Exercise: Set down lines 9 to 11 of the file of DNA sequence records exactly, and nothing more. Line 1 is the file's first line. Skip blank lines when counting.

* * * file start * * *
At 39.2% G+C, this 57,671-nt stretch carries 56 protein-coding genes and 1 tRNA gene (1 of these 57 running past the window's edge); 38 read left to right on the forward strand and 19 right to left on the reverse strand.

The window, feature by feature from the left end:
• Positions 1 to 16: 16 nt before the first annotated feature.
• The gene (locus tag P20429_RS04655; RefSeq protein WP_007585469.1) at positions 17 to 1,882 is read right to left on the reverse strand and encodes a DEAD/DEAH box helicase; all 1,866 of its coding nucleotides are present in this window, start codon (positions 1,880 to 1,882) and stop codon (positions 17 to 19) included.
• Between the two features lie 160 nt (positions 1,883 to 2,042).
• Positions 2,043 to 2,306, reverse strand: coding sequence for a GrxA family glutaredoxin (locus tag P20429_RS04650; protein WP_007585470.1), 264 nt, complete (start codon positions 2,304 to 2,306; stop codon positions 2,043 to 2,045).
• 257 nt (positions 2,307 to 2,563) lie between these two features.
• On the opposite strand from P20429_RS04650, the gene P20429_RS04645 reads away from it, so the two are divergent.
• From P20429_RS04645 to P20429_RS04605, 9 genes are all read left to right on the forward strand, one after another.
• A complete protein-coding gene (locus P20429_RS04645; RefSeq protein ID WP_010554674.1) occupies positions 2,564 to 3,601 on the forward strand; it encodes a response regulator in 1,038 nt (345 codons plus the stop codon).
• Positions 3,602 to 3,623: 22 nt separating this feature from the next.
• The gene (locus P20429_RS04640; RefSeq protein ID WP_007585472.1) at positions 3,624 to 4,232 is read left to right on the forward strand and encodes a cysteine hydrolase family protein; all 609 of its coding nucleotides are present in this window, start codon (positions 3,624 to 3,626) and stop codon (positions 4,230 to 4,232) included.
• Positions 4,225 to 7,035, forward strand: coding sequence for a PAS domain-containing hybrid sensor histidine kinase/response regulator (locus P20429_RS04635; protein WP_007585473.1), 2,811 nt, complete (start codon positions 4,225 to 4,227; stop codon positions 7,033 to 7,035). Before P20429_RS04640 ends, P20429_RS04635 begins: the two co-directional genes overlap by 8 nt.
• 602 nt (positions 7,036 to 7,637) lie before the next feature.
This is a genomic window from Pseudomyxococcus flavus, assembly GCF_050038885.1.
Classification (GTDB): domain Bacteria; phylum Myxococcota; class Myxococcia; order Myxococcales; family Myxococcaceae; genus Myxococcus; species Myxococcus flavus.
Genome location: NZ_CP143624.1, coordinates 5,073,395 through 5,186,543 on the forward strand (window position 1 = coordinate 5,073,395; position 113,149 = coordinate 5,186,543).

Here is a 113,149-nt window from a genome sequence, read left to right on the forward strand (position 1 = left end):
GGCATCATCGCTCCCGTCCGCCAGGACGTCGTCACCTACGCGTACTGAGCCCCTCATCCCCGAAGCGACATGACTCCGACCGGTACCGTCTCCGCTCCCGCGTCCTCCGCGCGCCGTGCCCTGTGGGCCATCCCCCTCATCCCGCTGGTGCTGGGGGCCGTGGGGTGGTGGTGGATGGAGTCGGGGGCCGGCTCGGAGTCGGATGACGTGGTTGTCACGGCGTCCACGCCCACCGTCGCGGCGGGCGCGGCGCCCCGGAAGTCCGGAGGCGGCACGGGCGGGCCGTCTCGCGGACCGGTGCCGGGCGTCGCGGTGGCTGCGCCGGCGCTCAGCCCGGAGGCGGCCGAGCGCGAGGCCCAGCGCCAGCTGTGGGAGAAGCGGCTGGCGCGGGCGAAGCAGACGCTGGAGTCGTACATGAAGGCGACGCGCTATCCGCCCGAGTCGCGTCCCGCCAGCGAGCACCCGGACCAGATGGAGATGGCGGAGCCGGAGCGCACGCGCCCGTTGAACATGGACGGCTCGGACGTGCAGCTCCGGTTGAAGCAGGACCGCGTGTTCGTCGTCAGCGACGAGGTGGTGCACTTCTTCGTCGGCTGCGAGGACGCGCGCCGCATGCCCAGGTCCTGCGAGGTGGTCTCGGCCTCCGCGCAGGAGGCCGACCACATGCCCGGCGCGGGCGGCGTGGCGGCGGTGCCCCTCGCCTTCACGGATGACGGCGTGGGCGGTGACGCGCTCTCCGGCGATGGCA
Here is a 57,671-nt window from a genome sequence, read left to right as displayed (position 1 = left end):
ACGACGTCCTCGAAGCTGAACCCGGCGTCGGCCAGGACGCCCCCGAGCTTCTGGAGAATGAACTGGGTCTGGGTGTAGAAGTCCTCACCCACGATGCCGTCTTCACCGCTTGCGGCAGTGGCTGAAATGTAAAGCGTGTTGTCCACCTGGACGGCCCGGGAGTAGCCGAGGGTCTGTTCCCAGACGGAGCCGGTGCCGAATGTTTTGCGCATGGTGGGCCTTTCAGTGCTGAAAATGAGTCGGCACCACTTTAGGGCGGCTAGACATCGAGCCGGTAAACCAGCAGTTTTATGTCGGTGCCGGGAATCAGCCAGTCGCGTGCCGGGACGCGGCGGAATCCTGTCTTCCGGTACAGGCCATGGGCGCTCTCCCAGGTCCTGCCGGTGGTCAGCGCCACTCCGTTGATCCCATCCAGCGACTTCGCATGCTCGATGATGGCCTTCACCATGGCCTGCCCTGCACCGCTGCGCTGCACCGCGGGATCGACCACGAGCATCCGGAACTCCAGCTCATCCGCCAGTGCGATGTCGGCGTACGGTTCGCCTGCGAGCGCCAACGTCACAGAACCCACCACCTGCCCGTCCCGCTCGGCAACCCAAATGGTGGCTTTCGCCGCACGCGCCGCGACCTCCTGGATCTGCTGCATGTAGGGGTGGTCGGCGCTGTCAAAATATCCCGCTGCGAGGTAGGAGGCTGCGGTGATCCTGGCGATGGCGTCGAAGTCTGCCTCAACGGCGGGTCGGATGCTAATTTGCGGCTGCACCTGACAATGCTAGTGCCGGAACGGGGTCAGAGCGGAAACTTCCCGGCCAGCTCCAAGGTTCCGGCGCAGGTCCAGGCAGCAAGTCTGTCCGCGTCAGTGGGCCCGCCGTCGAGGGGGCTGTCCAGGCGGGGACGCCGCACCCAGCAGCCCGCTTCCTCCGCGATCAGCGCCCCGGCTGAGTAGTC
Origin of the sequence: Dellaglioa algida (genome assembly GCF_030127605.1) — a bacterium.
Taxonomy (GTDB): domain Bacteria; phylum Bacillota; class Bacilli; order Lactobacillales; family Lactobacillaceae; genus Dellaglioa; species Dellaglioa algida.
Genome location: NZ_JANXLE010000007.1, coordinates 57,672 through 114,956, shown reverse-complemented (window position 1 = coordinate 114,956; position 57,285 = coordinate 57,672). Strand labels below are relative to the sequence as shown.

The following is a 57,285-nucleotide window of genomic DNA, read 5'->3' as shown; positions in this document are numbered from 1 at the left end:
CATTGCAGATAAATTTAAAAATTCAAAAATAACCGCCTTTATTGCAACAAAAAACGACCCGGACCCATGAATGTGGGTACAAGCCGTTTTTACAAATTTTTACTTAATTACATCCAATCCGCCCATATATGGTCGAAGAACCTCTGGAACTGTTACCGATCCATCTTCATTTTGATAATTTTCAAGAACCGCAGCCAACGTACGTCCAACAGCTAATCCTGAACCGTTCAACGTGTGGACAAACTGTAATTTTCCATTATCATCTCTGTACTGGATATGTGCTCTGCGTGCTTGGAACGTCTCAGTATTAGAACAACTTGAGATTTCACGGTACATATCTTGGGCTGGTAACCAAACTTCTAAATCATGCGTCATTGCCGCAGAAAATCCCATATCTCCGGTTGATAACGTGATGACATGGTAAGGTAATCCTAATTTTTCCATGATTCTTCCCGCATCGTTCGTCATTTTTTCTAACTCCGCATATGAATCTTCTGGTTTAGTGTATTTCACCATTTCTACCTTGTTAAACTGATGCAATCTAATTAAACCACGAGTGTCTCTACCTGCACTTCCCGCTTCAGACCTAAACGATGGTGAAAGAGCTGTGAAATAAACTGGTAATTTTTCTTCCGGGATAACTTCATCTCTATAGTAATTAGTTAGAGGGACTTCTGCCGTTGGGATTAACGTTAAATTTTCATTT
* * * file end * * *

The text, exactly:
• From P20429_RS04645 to P20429_RS04605, 9 genes are all read left to right on the forward strand, one after another.
• A complete protein-coding gene (locus P20429_RS04645; RefSeq protein ID WP_010554674.1) occupies positions 2,564 to 3,601 on the forward strand; it encodes a response regulator in 1,038 nt (345 codons plus the stop codon).
• Positions 3,602 to 3,623: 22 nt separating this feature from the next.